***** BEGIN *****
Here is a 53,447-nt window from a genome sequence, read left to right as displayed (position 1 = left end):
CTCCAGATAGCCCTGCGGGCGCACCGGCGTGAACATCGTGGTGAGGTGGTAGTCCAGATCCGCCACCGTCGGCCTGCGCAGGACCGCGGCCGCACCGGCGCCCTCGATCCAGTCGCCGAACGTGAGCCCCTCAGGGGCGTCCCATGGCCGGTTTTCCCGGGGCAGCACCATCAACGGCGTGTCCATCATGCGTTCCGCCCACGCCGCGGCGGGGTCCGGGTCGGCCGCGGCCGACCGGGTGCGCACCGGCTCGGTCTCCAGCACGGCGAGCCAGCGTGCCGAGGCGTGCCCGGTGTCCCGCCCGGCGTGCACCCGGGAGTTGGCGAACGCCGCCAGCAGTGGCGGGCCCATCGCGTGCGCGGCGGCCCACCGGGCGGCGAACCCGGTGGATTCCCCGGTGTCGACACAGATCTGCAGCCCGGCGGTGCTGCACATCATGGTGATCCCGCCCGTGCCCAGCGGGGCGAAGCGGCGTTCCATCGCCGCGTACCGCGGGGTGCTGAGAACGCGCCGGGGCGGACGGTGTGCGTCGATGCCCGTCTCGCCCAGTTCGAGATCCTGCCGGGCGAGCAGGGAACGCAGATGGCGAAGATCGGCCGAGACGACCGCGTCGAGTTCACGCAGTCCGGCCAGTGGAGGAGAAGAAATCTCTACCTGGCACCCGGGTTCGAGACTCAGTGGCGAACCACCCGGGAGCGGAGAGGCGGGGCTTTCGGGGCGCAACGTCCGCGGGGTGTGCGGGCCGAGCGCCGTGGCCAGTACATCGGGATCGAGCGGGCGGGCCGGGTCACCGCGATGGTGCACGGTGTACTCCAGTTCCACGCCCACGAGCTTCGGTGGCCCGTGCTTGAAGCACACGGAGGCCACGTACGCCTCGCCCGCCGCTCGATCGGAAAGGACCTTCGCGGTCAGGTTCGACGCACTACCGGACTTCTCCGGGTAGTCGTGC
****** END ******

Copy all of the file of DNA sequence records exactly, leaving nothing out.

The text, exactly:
Here is a 53,447-nt window from a genome sequence, read left to right as displayed (position 1 = left end):
CTCCAGATAGCCCTGCGGGCGCACCGGCGTGAACATCGTGGTGAGGTGGTAGTCCAGATCCGCCACCGTCGGCCTGCGCAGGACCGCGGCCGCACCGGCGCCCTCGATCCAGTCGCCGAACGTGAGCCCCTCAGGGGCGTCCCATGGCCGGTTTTCCCGGGGCAGCACCATCAACGGCGTGTCCATCATGCGTTCCGCCCACGCCGCGGCGGGGTCCGGGTCGGCCGCGGCCGACCGGGTGCGCACCGGCTCGGTCTCCAGCACGGCGAGCCAGCGTGCCGAGGCGTGCCCGGTGTCCCGCCCGGCGTGCACCCGGGAGTTGGCGAACGCCGCCAGCAGTGGCGGGCCCATCGCGTGCGCGGCGGCCCACCGGGCGGCGAACCCGGTGGATTCCCCGGTGTCGACACAGATCTGCAGCCCGGCGGTGCTGCACATCATGGTGATCCCGCCCGTGCCCAGCGGGGCGAAGCGGCGTTCCATCGCCGCGTACCGCGGGGTGCTGAGAACGCGCCGGGGCGGACGGTGTGCGTCGATGCCCGTCTCGCCCAGTTCGAGATCCTGCCGGGCGAGCAGGGAACGCAGATGGCGAAGATCGGCCGAGACGACCGCGTCGAGTTCACGCAGTCCGGCCAGTGGAGGAGAAGAAATCTCTACCTGGCACCCGGGTTCGAGACTCAGTGGCGAACCACCCGGGAGCGGAGAGGCGGGGCTTTCGGGGCGCAACGTCCGCGGGGTGTGCGGGCCGAGCGCCGTGGCCAGTACATCGGGATCGAGCGGGCGGGCCGGGTCACCGCGATGGTGCACGGTGTACTCCAGTTCCACGCCCACGAGCTTCGGTGGCCCGTGCTTGAAGCACACGGAGGCCACGTACGCCTCGCCCGCCGCTCGATCGGAAAGGACCTTCGCGGTCAGGTTCGACGCACTACCGGACTTCTCCGGGTAGTCGTGC